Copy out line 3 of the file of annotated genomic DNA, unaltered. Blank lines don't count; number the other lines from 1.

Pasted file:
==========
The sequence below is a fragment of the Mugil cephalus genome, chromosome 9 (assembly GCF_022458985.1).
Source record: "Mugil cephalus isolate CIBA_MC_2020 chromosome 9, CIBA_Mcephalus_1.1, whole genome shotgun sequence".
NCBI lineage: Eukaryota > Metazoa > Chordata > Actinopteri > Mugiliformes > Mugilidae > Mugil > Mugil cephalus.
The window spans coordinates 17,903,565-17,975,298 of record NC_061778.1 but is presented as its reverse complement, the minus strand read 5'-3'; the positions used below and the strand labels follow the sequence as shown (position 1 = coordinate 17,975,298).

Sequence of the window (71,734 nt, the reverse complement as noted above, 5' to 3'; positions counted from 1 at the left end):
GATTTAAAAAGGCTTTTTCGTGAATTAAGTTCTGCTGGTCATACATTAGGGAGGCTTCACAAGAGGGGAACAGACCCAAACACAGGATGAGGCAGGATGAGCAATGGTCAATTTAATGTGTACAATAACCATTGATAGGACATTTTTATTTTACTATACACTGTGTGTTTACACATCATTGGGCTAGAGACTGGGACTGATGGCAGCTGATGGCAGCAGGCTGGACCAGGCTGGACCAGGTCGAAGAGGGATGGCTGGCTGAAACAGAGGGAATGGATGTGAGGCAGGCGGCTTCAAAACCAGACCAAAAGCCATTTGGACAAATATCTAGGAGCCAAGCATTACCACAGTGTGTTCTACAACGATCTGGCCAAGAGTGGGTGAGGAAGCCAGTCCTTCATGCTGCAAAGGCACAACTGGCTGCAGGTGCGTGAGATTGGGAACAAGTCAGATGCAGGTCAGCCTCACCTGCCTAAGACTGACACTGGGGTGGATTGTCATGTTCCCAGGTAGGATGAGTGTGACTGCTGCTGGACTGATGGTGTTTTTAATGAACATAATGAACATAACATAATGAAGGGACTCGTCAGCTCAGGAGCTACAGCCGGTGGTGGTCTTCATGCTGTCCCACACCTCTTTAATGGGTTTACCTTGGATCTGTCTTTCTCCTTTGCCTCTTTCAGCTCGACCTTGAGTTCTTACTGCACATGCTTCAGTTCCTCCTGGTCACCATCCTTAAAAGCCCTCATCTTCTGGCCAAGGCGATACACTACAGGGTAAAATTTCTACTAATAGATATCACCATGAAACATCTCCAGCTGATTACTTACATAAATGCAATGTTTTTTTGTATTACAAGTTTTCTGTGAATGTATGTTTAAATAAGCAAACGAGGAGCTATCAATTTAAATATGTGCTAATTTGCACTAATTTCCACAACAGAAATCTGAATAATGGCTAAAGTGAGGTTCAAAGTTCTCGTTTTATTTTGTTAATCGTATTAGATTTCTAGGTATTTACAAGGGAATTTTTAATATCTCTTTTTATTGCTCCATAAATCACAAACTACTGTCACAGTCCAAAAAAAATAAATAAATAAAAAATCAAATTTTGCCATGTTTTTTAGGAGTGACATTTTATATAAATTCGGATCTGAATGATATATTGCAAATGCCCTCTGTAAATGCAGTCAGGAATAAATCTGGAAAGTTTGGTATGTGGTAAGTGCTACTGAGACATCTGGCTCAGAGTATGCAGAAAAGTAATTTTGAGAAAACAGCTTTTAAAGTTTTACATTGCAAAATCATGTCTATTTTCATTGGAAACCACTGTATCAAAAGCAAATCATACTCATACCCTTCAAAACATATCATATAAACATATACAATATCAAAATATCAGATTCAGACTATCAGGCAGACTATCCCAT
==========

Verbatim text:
NCBI lineage: Eukaryota > Metazoa > Chordata > Actinopteri > Mugiliformes > Mugilidae > Mugil > Mugil cephalus.